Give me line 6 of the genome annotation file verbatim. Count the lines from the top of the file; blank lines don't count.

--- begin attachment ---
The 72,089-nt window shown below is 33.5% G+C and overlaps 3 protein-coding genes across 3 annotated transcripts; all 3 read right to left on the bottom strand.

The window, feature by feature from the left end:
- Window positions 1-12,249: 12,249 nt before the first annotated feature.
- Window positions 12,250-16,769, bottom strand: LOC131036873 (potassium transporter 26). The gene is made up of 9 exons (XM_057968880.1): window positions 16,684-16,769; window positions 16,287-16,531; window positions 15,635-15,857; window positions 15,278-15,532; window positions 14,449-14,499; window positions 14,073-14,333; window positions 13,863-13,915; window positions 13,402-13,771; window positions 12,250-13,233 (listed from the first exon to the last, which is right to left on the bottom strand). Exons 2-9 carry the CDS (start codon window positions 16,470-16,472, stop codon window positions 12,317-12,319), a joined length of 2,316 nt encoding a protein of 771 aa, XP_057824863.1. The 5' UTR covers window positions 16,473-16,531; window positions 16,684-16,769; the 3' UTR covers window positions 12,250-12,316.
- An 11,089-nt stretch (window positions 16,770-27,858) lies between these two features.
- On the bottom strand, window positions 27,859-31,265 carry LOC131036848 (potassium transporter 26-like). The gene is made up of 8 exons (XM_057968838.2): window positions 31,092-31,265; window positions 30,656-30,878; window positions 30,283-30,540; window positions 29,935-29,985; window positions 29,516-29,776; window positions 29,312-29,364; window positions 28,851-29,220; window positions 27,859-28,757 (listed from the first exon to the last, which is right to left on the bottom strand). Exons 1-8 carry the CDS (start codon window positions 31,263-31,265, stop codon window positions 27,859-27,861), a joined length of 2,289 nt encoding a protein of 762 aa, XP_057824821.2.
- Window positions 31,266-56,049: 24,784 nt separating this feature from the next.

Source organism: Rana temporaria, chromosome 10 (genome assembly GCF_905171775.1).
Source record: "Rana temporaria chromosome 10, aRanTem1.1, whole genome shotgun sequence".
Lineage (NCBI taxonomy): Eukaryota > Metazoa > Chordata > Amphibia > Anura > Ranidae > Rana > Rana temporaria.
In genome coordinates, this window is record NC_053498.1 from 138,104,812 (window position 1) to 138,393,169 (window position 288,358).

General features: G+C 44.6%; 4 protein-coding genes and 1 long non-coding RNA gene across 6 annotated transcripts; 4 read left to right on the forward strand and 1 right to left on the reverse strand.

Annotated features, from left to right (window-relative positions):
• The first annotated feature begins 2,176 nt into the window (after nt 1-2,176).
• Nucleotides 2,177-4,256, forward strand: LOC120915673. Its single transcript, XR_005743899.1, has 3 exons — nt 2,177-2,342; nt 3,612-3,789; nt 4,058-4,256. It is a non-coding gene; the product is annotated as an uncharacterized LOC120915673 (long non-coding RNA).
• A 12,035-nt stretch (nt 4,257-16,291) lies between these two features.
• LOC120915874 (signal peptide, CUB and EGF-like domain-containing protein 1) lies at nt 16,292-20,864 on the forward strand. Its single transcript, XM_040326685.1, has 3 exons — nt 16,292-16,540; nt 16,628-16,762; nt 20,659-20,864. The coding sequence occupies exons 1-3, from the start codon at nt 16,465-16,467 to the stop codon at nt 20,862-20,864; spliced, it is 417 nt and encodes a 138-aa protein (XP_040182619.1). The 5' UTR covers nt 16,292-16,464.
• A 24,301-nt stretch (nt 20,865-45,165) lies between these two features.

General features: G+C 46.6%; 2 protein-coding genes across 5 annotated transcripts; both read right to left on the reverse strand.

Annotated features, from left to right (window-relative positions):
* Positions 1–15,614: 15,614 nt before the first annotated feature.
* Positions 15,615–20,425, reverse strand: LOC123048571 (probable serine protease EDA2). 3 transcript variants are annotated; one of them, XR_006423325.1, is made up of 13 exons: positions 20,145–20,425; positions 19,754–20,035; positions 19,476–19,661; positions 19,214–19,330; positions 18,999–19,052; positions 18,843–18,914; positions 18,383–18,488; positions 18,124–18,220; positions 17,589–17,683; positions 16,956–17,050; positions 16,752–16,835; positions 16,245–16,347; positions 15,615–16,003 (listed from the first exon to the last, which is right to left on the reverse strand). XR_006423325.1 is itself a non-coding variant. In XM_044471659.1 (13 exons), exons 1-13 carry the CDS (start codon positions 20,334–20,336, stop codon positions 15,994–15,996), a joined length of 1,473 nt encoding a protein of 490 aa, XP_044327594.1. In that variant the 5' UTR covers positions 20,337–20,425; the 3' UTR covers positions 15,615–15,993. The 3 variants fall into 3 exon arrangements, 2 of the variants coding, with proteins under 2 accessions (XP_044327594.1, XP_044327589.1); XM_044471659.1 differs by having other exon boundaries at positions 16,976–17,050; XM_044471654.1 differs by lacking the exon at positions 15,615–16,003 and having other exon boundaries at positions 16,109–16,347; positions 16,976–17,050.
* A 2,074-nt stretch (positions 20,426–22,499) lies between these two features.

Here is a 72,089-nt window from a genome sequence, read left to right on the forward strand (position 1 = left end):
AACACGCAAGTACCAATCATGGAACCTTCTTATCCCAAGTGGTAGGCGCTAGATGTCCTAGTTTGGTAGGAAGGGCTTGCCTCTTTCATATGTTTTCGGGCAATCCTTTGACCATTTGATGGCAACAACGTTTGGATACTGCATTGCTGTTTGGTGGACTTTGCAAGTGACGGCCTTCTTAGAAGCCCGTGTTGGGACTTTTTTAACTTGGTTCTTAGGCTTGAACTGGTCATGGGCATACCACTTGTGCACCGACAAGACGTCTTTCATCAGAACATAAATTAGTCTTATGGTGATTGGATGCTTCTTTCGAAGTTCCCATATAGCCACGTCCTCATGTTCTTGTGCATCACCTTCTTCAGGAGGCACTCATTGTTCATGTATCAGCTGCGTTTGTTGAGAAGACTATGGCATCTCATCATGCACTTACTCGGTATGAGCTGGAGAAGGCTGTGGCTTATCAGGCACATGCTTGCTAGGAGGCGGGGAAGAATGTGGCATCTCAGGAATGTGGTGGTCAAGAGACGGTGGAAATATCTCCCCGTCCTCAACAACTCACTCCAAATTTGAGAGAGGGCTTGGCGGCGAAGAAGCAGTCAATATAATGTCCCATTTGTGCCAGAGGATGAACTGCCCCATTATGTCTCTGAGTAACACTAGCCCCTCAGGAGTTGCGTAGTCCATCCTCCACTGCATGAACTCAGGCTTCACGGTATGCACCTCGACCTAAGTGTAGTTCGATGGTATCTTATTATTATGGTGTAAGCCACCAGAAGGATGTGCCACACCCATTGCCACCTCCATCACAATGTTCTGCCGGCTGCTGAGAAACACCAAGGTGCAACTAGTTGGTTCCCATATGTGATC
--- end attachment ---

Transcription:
- On the bottom strand, window positions 27,859-31,265 carry LOC131036848 (potassium transporter 26-like). The gene is made up of 8 exons (XM_057968838.2): window positions 31,092-31,265; window positions 30,656-30,878; window positions 30,283-30,540; window positions 29,935-29,985; window positions 29,516-29,776; window positions 29,312-29,364; window positions 28,851-29,220; window positions 27,859-28,757 (listed from the first exon to the last, which is right to left on the bottom strand). Exons 1-8 carry the CDS (start codon window positions 31,263-31,265, stop codon window positions 27,859-27,861), a joined length of 2,289 nt encoding a protein of 762 aa, XP_057824821.2.